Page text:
A cross-sectional analysis of lower genital tract intraepithelial neoplasia in immune-compromised women with an abnormal Pap

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Abstract

Objectives: Persistent human papillomavirus (HPV) infections can cause intraepithelial neoplasia of the lower genital tract. Immune-compromised women have higher rates for all lower genital tract intraepithelial neoplasia. We wish to study the distribution of genital intraepithelial neoplasia in women with and without an immune system. Methods: The study consisted of 343 women with an abnormal genital lesion or cervical cytology who were referred to a gynecologic oncologist. All patients underwent vulva, vaginal, cervical and anal colposcopy. Any lesion detected was biopsied. Demographic and medical data were collected. The Chi-square test was used to determine the relationship between immunosuppression status and various variables, including sites of intraepithelial neoplasia. Results: Immune-compromised women (N = 33) are more likely than immune-competent women (N = 310) to have intraepithelial neoplasia of the vulva (p < 0.05) and vagina (p < 0.05), but not more likely to have intraepithelial neoplasia of the anus or cervix. Immune-compromised women are more likely than immune-competent women to have multifocal intraepithelial neoplasia (p < 0.001). In addition, immune-compromised women are more likely to have higher grade disease of the vulva and vagina (p < 0.05), and no more likely to have higher grade disease on the cervix or anus than immune-competent women. Conclusion: Women with conditions suppressing the immune system are at higher risk for HPV-related disease outside of the cervix and for worse HPV-related diseases than immune-competent women. This study highlights the need for vigilant evaluation of the complete lower genital tract in women with immune-compromised systems.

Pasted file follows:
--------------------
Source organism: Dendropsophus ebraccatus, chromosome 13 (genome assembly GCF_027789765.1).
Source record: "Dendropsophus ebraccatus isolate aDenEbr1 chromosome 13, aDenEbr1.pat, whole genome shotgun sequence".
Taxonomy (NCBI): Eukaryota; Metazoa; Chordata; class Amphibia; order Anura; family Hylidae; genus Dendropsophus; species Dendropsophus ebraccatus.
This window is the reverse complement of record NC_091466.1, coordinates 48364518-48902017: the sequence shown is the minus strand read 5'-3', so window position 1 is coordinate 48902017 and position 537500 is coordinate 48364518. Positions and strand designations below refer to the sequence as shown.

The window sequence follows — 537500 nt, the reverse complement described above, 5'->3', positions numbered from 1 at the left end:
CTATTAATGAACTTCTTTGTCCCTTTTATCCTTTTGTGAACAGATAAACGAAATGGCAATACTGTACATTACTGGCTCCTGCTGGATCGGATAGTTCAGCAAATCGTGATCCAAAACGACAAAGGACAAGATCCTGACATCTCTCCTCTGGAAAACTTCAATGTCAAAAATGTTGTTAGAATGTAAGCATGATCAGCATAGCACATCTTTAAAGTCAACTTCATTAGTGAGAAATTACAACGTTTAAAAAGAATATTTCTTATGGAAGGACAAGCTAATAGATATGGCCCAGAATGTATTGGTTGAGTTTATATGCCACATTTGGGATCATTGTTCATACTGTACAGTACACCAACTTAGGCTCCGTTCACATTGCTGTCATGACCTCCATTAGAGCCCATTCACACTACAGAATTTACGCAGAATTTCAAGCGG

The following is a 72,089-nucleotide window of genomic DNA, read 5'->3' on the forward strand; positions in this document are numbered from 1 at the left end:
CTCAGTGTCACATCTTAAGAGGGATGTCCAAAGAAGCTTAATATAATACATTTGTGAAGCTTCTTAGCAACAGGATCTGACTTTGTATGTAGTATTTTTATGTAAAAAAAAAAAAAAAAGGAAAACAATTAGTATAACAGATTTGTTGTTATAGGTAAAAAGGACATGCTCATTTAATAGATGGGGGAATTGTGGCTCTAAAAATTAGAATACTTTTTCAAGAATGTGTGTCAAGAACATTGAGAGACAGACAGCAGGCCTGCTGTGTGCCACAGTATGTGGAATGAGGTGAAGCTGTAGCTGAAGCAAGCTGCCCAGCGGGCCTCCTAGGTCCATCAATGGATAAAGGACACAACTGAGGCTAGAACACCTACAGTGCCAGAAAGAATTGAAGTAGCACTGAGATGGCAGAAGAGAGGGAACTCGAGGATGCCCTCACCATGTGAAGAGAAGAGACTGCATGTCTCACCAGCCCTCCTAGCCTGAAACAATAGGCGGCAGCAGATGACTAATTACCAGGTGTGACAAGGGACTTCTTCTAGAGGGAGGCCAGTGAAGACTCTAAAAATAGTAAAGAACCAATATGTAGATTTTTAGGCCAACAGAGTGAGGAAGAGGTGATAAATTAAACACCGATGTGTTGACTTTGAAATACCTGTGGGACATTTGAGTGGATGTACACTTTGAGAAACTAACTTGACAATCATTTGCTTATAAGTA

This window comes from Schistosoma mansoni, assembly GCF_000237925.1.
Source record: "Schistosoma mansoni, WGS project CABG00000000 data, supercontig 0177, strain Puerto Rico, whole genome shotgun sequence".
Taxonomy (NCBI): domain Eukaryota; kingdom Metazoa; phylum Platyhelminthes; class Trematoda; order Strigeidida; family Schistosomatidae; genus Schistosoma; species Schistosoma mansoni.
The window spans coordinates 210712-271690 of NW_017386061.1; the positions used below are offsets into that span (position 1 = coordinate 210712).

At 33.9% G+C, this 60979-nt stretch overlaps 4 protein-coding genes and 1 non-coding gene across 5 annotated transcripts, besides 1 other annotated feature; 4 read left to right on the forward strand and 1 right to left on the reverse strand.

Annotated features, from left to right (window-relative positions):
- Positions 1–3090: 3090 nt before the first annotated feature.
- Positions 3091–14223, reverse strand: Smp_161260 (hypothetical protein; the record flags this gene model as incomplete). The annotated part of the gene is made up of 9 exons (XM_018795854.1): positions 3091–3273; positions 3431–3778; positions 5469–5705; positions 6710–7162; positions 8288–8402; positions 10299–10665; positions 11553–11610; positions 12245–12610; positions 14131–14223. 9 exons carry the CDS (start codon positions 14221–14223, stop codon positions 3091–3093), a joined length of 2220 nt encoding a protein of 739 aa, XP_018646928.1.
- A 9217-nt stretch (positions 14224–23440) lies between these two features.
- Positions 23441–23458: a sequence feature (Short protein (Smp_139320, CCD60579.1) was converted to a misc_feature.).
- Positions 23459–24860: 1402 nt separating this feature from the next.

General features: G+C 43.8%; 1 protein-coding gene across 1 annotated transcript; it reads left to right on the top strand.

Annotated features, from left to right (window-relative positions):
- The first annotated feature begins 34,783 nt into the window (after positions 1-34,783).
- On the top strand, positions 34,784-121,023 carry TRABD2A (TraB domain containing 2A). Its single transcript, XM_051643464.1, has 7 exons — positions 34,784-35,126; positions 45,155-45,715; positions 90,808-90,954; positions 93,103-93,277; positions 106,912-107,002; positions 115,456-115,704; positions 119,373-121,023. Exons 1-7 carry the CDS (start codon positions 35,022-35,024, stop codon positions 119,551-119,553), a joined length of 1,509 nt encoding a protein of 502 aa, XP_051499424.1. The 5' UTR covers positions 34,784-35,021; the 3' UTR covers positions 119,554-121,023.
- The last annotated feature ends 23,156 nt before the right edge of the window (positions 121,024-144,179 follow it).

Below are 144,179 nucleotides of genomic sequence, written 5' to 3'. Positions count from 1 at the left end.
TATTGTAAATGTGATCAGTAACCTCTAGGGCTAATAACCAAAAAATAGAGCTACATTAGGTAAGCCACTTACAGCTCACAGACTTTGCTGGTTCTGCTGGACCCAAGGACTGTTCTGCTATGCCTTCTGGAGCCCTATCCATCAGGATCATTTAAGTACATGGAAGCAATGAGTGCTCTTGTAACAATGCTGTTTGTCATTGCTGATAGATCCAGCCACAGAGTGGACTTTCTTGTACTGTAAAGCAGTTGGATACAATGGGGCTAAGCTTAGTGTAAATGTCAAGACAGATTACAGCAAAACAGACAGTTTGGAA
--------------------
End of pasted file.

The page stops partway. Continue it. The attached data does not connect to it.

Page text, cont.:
Original languageEnglish (US)
Pages (from-to)743-747
Number of pages5
JournalArchives of Gynecology and Obstetrics
Volume287
Issue number4
DOIs
StatePublished - Apr 1 2013

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Cross-Sectional Studies
Neoplasms
Vulva
Uterine Cervical Diseases
Immune System
Vagina
Anus Diseases
Colposcopy
Papillomavirus Infections
Immune System Diseases
Anal Canal
Chi-Square Distribution
Cervix Uteri
Immunosuppression
Cell Biology
Demography

All Science Journal Classification (ASJC) codes

  • Obstetrics and Gynecology

Cite this

@article{1dc51c61d27840b6b4b3bb8fd9a19bef,
title = "A cross-sectional analysis of lower genital tract intraepithelial neoplasia in immune-compromised women with an abnormal Pap",